It’s been long known that mothers are critical in developing aspirations about work and family in their daughters.
But new research points to the critical role that fathers play in girls’ beliefs about what they can accomplish and their actual behavior. In a just released study, elementary kids were asked about gender roles, gender stereotypes, and the division of labor in the household.
The study confirmed the existence of a “Second Shift” that sociologists have been talking about for decades. In my undergraduate days in sociology, this was THE book that spurred my interest in the sociology of the family and gender. It really helped me become a feminist. It seemed so unfair that I would work so hard to do well in college, find a career, and then end up working a full-time job in the work force, as well as in the home.
Arlie Hochschild went inside the lives of dual-income families to figure out how they made decisions about what gets done in the house and why. Nobody was exactly shocked now that she found that working women still shoulder most of the burden of child care and housework. I suspect that the second shift still exists for women, but economic changes have increased the pace of social change, as more men — no matter what their gender role attitudes — are finding themselves out of work and at home in charge of the day-to-day lives of their children and households.
So what does this study tell us about how to raise daughters who will excel in school and work?
1. It’s not enough for mothers to be the only ones to encourage their daughters that they can do anything. Dads were actually more influential in forming the career goals of girls. Girls whose fathers had less sexist ideas about women’s careers and household roles and shared them with their daughters had daughters with more ambition.
2. Both parents need to encourage children to have less gender-stereotyped interests and play. Yes, it’s great for Mom to give her daughter a train set as well as a Barbie. But, according to this study, it may actually make more difference if Dad plays catch with his daughter.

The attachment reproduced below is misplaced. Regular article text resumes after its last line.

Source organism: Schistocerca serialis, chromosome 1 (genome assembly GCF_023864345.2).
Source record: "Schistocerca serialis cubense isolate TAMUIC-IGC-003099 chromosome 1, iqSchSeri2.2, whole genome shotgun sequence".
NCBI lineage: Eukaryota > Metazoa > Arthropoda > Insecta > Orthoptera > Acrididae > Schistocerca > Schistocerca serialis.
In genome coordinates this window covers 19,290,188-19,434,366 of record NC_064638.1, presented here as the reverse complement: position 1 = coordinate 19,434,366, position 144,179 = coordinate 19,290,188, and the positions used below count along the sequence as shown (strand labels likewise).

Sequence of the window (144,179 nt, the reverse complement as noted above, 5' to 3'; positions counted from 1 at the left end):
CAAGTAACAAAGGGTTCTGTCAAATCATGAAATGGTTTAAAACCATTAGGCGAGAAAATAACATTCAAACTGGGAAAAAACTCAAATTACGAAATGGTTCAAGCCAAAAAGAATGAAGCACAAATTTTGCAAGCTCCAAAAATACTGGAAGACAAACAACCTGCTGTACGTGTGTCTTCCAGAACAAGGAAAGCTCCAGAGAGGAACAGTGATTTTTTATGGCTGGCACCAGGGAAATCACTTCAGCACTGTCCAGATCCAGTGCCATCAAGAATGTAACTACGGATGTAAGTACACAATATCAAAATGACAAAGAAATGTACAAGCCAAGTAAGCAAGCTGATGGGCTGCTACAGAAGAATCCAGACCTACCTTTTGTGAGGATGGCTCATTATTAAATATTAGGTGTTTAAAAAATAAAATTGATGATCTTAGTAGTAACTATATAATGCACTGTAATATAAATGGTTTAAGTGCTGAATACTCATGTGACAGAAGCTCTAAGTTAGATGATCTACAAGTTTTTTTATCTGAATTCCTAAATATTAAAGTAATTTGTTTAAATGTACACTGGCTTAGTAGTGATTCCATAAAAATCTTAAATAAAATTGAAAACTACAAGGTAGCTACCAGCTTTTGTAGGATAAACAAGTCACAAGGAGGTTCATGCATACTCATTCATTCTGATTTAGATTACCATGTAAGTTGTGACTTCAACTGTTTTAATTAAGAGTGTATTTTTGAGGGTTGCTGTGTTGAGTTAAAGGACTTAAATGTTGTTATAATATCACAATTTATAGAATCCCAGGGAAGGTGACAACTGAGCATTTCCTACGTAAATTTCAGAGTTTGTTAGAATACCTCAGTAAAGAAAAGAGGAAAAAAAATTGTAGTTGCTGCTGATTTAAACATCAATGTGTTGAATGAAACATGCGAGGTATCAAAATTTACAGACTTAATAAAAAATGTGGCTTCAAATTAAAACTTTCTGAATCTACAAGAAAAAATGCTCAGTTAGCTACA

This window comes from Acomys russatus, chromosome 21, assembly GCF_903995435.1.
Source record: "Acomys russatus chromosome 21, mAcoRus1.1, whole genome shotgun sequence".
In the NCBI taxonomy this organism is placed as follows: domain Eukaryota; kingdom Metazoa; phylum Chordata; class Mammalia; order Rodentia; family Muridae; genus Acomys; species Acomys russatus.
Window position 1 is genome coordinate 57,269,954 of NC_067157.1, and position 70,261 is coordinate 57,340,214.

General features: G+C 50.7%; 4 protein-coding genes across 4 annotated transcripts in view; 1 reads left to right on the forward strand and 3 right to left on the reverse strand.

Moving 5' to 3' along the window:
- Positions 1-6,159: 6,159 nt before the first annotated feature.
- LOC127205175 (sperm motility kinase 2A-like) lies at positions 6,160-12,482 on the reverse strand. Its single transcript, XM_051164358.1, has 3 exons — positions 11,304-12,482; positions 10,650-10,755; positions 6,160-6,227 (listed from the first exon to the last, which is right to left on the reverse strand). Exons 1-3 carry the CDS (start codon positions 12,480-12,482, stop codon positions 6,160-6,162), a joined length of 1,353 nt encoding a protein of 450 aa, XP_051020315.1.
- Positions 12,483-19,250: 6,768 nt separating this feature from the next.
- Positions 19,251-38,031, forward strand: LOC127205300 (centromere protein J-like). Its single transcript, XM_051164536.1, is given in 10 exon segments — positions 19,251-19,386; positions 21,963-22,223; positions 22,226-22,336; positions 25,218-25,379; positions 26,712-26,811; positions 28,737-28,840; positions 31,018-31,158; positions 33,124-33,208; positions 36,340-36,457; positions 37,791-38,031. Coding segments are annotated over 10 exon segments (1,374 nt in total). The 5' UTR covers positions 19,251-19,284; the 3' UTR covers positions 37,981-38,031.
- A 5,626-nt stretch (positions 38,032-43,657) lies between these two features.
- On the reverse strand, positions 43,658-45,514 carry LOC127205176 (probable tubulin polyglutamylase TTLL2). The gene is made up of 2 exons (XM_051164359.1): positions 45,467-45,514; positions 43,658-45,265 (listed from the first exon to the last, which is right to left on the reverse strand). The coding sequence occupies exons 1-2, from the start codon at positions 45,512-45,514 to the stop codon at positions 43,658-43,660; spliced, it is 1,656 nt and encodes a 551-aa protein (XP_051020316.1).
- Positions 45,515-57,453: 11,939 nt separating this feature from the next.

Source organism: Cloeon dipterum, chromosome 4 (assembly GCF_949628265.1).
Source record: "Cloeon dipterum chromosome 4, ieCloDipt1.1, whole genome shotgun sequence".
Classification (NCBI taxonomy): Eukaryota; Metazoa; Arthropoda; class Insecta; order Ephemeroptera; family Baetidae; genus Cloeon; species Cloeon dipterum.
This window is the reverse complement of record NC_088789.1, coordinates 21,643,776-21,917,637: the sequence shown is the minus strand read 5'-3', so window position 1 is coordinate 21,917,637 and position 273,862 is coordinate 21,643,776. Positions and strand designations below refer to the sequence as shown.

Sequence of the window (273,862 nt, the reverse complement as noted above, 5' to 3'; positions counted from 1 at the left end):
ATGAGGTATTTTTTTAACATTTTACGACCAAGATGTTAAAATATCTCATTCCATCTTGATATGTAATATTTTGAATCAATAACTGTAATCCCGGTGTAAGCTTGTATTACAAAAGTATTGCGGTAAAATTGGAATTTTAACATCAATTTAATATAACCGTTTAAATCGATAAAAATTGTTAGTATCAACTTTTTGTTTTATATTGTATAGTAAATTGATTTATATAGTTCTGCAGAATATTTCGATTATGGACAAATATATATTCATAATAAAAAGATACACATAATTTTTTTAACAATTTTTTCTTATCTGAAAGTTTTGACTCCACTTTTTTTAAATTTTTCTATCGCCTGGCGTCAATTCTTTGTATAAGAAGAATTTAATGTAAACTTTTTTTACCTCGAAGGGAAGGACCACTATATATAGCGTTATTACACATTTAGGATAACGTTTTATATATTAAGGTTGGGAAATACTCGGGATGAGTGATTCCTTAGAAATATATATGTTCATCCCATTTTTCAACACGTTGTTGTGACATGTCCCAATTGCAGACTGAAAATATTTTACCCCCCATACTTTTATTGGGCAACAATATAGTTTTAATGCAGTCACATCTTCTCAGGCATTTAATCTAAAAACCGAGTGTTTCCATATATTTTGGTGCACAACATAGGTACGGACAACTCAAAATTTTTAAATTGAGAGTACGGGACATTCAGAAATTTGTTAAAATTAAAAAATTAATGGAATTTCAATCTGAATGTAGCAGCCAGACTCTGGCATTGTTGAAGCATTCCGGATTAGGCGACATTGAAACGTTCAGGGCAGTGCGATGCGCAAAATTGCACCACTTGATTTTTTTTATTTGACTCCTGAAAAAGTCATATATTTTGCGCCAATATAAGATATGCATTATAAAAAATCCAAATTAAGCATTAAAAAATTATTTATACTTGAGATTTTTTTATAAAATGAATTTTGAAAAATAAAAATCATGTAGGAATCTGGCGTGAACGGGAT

3. Fathers should pitch in more to cooking, cleaning, and housework, not just for the sake of their wives’ benefit but also because their participation will help their daughters. Again, daughters may in fact respond more intensely to their fathers’ examples of how men and women should behave.
Of course, like many studies, this study doesn’t prove causation, only correlation. Fathers who have daughters who encourage them to aspire higher and to hold less gender-typical behavior are more likely to display these traits. And, interestingly, these trends were not as strong for sons as for daughters.
But it’s enough to make parents think a bit more about the examples that we’re setting for our kids.
Nicely put. I would add that it seems to me (mother of girls and retired therapist of adolescents) that one of the crucial developmental periods for daughters and fathers is at 12 (a little before and after). This is when girls begin seeking independence from their mothers, by being highly critical of Mom, and without Dad’s steady guidance and expectations, girls struggle with not only their relationship with their mother’s, but also with understanding budding relationships with the boys in their lives. A girl helping her father to change the oil in the car, build a raised garden bed, take apart a motor, volunteer together to help others–all are extremely valuable in providing constructs of healthy male and female relationships. Thanks again for your consistently well-thought out posts. Barb